An excerpt from Bite Back book 5

Very slight spoilers…

I generally feel with these quiet parts of the Bite Back books that I’m going overboard. Readers generally come back and tell me I’m not. Anyway, I’m going to try out a short section on this blog that hasn’t even been seen by the beta readers yet…

How in such a complex, structured society as the Athanate, could you win an argument? The issue under discussion is this: when the paranormal races reveal themselves to humans, should they agree to abide by human law, or should there be a separate law for them? A very intricate sort of problem and one on which a great deal hangs in the balance.

The Empire of Heaven (China and most of south-east Asia) stood aside from the first Athanate Assembly when it was invoked in the 1920s. The Empire of Heaven is the largest group after the two main creeds of the Assembly, Panethus and Basilikos. As the parameters of the new Assembly are being hammered out in book 5, the Empire arrives at the meeting, in the person of their Emperor’s own Diakon, Xun Huang. What side of the debate will he come down on?

This is a small part, a quiet interlude in the usual rush.

This is Huang’s speech to the Athanate. He may have been influenced by Maya Angelou (paraphrased here): “They may forget what you said but they will never forget what you made them feel.”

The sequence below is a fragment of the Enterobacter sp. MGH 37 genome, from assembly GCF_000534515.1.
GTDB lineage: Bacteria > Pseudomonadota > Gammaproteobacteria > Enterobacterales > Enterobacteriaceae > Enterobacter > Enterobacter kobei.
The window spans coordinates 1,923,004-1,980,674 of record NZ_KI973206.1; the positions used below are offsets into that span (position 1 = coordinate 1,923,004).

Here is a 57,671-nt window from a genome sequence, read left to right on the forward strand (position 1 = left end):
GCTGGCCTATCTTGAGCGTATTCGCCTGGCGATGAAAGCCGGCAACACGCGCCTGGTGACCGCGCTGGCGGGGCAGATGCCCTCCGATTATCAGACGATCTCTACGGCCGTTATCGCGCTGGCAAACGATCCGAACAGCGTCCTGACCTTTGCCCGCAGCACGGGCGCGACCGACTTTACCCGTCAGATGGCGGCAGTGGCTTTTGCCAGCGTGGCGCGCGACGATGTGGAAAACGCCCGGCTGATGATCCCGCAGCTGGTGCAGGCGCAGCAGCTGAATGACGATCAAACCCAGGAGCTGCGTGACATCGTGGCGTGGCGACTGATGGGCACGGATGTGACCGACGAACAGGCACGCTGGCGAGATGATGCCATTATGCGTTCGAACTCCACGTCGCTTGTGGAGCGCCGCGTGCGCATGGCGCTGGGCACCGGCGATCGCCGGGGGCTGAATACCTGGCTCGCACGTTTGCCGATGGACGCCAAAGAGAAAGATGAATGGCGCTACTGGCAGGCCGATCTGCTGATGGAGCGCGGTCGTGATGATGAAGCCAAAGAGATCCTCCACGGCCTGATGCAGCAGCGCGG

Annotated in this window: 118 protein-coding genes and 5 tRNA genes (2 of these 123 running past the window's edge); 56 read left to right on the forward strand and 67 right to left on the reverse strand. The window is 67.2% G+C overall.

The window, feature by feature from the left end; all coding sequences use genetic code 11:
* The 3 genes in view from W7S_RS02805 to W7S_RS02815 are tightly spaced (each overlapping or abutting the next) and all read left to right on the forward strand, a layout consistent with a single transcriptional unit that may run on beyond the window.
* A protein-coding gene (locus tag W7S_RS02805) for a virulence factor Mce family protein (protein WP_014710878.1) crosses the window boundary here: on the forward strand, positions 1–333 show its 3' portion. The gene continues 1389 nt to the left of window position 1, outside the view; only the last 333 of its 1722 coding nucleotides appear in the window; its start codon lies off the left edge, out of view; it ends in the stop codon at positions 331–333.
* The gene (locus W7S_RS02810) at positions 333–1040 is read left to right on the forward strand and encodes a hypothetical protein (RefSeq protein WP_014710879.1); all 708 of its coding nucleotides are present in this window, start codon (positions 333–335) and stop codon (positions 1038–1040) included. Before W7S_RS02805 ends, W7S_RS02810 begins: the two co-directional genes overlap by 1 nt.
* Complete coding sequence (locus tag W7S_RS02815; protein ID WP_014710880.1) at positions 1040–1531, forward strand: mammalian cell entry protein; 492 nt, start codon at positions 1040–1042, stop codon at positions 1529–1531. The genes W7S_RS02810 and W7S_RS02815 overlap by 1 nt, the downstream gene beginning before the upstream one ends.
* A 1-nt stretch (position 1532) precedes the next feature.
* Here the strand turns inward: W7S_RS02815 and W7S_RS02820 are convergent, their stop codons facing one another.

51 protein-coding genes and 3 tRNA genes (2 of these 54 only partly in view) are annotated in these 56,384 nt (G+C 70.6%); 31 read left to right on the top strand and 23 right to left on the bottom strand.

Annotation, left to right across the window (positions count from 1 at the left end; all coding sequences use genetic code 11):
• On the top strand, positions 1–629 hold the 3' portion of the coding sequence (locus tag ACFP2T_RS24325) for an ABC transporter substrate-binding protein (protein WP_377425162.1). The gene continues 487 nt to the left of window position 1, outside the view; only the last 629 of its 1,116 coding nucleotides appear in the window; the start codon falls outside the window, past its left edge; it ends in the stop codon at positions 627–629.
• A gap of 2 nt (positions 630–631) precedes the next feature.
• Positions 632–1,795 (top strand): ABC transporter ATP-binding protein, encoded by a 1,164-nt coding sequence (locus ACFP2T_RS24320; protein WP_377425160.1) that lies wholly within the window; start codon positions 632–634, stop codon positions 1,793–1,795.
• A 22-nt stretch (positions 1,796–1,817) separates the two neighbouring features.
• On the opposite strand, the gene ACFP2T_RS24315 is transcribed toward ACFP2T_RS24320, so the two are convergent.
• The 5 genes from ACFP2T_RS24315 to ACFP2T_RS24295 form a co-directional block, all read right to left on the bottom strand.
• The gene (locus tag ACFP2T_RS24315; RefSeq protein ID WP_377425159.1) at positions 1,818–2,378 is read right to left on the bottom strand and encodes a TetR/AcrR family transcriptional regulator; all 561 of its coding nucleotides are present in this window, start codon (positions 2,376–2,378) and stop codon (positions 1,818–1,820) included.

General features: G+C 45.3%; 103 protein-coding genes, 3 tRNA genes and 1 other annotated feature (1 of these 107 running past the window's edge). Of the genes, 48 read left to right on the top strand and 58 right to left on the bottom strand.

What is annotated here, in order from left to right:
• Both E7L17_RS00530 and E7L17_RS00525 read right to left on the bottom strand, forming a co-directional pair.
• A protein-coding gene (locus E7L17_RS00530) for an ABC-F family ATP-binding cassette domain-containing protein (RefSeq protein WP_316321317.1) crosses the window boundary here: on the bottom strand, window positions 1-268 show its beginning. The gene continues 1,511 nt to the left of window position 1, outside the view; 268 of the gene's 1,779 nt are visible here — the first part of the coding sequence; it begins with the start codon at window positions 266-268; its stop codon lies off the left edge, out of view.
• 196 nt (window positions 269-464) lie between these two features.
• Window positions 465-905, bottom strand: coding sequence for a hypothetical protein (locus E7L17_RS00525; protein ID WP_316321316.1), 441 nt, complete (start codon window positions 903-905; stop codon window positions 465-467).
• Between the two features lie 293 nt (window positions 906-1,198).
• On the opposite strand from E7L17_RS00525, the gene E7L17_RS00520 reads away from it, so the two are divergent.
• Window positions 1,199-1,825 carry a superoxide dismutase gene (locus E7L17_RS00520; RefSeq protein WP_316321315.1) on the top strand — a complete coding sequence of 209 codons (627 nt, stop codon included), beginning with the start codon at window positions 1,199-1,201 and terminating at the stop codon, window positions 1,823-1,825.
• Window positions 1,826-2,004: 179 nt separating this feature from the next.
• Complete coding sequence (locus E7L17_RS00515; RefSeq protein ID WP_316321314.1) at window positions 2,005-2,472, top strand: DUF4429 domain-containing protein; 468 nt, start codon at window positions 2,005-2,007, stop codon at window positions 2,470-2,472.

Huang walked to the center of the floor and stood still, waiting until the silence spread.

When he did speak, his voice was so quiet everyone had to lean forward to hear.

I didn’t know what to expect, but it certainly wasn’t what came.

“I am old, even as we Athanate count it,” he said.

His words were slow and formal, with a rhythm that seemed to carry me along.

“Many, many years ago, I buried my father in an unmarked grave, beneath a solitary Linden tree on a south facing hillside, near a quiet river. In the heat of summer, the Linden’s leaves are thick and dark and green. They take the shape of hearts, and beneath their shade, the ground is always cool; the air always holds the scent of limes. As winter nears, those leaves turn and fall like a harvest of the richest gold, and make a crown to rest upon my father’s head.

Between the wars that tore our land, I would return there, and lie on that hillside. It eased my soul, and restored my strength in a time of great turmoil.

Then, beside my father, I buried my sons and my daughters, their youthful faces as yet half-formed, unblemished by age.”